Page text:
Tom R. Chambers
Educator (Technology Applications) and Speaker
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Mr. Chambers is available for speaking engagements. His presentation is based on his six years of sensitization to middle school students via Technology Applications. He will talk about: their digital desires and needs; integration of technology via project-based activities; combatting aliteracy; crossover into the core subject areas; STEM/STEAM; education reform; and MEE (Motivation, Engagement, Empowerment). He will use his students' projects and accomplishments as examples, which can be perused at:


What colleagues say about Mr. Chambers' teaching:

"He has creatively merged technology and art to challenge and engage his students in their acquisition of literacy, not only in the traditional sense of reading, writing, and critical thinking, but also in the more modern concepts of visual and technological literacy. The students are obviously stimulated, excited, and engaged." [TH]

"If we had more teachers like Mr. Chambers, we could solve reading and literacy problems. He has connected what motivates kids today, blogging and the online world, with literacy, in a truly creative way. He selects topics to write about that are current and that students care about. This in itself motivates research and writing from one's heart." [KN]

An exercise in empathy through a real-world connection. Seventh grade students (Raul Yzaguirre School for Success, Houston, Texas) wrote letters of condolence in response to the shootings at Sandy Hook Elementary School, Newtown, Connecticut (December 14, 2012). The First Selectman of Newtown responded.

"I have seen Mr. Chambers' dedication to lifelong learning, excellence, and perfection during the last two years. Mr. Chambers' students collaborate, research, create, publish, and evaluate to produce meaningful experiences that touch the lives of other communities. Students in this atmosphere fully understand how important their contributions can be and see how their reflections impact other audiences." [JM]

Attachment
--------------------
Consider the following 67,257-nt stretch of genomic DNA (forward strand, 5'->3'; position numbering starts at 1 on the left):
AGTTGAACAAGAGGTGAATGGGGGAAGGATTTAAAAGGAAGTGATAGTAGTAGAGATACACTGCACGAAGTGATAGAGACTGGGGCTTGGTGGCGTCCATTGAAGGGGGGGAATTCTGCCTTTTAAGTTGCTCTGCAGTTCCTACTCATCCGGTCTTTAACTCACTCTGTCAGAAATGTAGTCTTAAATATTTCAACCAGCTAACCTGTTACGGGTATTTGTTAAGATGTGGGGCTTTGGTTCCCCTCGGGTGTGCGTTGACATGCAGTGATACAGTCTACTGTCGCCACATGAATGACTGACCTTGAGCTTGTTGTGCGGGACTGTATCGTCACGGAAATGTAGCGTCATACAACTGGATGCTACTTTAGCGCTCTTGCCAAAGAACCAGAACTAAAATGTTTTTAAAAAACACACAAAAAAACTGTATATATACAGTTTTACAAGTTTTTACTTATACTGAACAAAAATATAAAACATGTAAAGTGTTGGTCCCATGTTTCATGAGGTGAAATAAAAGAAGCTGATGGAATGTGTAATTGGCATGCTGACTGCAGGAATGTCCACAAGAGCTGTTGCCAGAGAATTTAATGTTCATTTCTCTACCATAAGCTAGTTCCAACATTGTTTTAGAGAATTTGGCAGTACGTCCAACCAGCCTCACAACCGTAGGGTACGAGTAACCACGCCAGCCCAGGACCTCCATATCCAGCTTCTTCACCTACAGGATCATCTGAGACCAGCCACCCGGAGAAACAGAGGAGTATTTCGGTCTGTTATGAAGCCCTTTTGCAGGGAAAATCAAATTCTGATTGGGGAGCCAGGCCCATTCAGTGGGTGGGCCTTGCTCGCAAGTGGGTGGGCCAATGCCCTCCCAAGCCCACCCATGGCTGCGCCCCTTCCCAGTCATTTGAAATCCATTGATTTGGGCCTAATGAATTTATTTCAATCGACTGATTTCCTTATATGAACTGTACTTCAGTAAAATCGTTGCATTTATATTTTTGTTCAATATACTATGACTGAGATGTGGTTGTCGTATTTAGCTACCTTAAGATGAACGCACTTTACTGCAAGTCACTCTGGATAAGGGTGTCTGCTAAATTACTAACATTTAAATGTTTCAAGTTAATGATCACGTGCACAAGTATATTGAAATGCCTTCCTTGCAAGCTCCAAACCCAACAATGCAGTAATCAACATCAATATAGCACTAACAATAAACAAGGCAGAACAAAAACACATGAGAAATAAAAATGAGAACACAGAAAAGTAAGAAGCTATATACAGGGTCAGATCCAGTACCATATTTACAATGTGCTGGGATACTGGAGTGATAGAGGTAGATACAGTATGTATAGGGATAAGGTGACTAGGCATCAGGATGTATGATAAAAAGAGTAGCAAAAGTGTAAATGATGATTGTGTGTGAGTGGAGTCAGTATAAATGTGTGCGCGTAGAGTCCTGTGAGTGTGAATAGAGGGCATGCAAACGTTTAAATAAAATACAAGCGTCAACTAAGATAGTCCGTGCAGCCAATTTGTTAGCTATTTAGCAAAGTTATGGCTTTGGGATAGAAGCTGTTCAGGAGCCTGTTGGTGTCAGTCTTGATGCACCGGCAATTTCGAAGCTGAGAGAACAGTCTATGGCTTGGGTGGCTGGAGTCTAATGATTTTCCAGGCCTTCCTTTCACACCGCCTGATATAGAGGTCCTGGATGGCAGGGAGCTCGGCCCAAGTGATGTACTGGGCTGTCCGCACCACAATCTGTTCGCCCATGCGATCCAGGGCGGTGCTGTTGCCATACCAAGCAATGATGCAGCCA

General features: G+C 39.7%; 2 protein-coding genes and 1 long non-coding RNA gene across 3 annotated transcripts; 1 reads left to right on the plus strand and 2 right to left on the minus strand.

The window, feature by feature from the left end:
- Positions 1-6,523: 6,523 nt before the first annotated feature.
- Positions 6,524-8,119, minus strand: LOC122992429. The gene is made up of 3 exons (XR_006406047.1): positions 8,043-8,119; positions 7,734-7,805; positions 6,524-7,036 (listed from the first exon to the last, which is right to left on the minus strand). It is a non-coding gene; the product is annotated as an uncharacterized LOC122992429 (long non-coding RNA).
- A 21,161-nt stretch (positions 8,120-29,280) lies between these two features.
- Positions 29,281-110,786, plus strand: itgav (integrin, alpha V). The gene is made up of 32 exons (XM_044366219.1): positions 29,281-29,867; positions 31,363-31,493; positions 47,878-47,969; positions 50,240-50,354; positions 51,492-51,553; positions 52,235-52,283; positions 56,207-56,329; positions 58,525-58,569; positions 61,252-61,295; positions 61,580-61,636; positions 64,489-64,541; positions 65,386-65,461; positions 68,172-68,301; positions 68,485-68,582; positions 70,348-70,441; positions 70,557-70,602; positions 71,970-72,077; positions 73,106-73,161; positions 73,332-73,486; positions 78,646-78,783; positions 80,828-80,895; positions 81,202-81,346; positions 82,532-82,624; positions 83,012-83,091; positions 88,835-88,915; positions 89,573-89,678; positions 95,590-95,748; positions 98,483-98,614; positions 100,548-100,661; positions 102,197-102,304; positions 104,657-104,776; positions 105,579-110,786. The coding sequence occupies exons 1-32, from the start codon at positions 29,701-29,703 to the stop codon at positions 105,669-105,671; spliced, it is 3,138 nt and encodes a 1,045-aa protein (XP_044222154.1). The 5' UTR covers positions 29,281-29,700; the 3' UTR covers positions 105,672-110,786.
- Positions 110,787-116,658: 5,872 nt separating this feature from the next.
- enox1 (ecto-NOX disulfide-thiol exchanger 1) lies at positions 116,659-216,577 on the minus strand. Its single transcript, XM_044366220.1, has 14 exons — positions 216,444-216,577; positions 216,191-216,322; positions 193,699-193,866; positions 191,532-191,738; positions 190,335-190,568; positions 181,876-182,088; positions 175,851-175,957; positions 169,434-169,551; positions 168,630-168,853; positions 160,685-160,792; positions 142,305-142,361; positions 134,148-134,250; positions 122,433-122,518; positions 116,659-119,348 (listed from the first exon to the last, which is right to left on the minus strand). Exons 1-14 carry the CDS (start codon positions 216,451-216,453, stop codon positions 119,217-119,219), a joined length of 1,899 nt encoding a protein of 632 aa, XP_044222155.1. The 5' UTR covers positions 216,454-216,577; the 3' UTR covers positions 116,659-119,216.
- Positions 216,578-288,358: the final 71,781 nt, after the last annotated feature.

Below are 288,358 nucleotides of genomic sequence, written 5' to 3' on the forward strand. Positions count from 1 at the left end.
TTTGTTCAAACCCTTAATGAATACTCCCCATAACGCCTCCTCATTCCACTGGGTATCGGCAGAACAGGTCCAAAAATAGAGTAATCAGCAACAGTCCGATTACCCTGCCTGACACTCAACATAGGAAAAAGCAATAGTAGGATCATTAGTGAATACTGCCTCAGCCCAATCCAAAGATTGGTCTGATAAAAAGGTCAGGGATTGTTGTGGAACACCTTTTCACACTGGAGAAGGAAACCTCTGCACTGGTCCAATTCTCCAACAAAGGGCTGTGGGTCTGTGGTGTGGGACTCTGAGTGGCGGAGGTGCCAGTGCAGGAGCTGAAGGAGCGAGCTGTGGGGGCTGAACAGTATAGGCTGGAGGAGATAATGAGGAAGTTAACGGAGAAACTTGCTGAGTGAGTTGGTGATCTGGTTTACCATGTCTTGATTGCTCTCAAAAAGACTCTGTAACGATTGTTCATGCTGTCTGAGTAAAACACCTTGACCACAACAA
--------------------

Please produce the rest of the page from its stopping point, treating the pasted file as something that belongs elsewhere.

"He is innovative in his use of the Internet as a collaborative and publishing tool. He challenges his students to think deeply about social issues and find the words to express their thoughts about important events in their world. He consistently uses the web to publish his students' writing. This gives his students a sense of the importance and value of their writing. It gives them a deeper understanding of the importance of their words and the words of their peers." [HO]

"Walk about the classroom, and engage your students like there's no tomorrow. This sense of urgency just might be the key." Tom R. Chambers

"I believe the most important attribute that I've observed during my professional relationship with Mr. Chambers is his personal and ongoing desire to find new methodologies and processes to enable his students to reach their desired goal. His effectiveness as a teacher for middle school learners can be easily identified through the many projects the students have completed." [RL]

"Mr. Chambers is making great strides with middle school students by increasing literacy skills with innovation and creativity. At a time when most middle school students are lost in the disconnect of present day education, he has his students involved in the planning and implementing of their own learning. Through the use of technology and project-based learning, the students are investigating their worlds, near and far." [SS]

Sixth grade students (Raul Yzaguirre School for Success, Houston, Texas) are seen connecting with NASA's International Space Station via EarthKAM (Earth Knowledge Acquired by Middle school students) to request photographs of Earth taken by an onboard camera - STEM stimulus at its best with a real-world connection.

"The projects Mr. Chambers facilitates with his students are based on existing professional literature and applied practice to engage the students in meaningful research and the creation of products that can be shared with peers, the local community, and the online community. All projects promote excellence in teaching, learning and educational scholarship while providing a professional, respectful, and intellectually stimulating learning environment. In each project, students are being taught timely and relevant information utilizing the most effective educational modalities and technologies." [HP]

"The works that Mr. Chambers and his students produce are exemplary models for the advancement of literacy today. The process and completion of these works provide a remarkable student-driven process; students yearn to pursue a command of communication skills. In addition, with Mr. Chambers' direction, students create projects both eloquent and incisive. When one looks across an array of strategies to produce a literate society where our youth will attain participatory and community-minded citizenship skills, the media student work is the map to growing an informed citizenry." [SB]